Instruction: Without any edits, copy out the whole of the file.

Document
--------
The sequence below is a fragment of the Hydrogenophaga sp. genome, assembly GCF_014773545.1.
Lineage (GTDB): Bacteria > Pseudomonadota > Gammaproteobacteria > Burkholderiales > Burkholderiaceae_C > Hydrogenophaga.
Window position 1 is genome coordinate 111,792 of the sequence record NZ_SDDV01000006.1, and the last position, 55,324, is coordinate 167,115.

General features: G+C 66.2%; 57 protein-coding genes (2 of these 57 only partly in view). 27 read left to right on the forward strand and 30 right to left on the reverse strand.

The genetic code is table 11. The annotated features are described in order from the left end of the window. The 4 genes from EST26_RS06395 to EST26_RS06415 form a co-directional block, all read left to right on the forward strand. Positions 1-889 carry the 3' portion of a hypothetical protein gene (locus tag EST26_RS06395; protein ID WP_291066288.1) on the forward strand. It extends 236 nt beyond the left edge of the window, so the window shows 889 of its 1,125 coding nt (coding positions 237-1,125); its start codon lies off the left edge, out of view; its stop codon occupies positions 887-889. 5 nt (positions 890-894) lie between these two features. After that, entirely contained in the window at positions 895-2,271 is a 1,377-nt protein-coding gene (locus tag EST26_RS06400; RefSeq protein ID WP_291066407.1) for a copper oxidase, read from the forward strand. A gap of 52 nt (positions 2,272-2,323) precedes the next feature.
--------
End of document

The sequence below is a fragment of the Hydrogenophaga sp. genome, assembly GCF_014773545.1.
Lineage (GTDB): Bacteria > Pseudomonadota > Gammaproteobacteria > Burkholderiales > Burkholderiaceae_C > Hydrogenophaga.
Window position 1 is genome coordinate 111,792 of the sequence record NZ_SDDV01000006.1, and the last position, 55,324, is coordinate 167,115.

General features: G+C 66.2%; 57 protein-coding genes (2 of these 57 only partly in view). 27 read left to right on the forward strand and 30 right to left on the reverse strand.

The genetic code is table 11. The annotated features are described in order from the left end of the window. The 4 genes from EST26_RS06395 to EST26_RS06415 form a co-directional block, all read left to right on the forward strand. Positions 1-889 carry the 3' portion of a hypothetical protein gene (locus tag EST26_RS06395; protein ID WP_291066288.1) on the forward strand. It extends 236 nt beyond the left edge of the window, so the window shows 889 of its 1,125 coding nt (coding positions 237-1,125); its start codon lies off the left edge, out of view; its stop codon occupies positions 887-889. 5 nt (positions 890-894) lie between these two features. After that, entirely contained in the window at positions 895-2,271 is a 1,377-nt protein-coding gene (locus tag EST26_RS06400; RefSeq protein ID WP_291066407.1) for a copper oxidase, read from the forward strand. A gap of 52 nt (positions 2,272-2,323) precedes the next feature.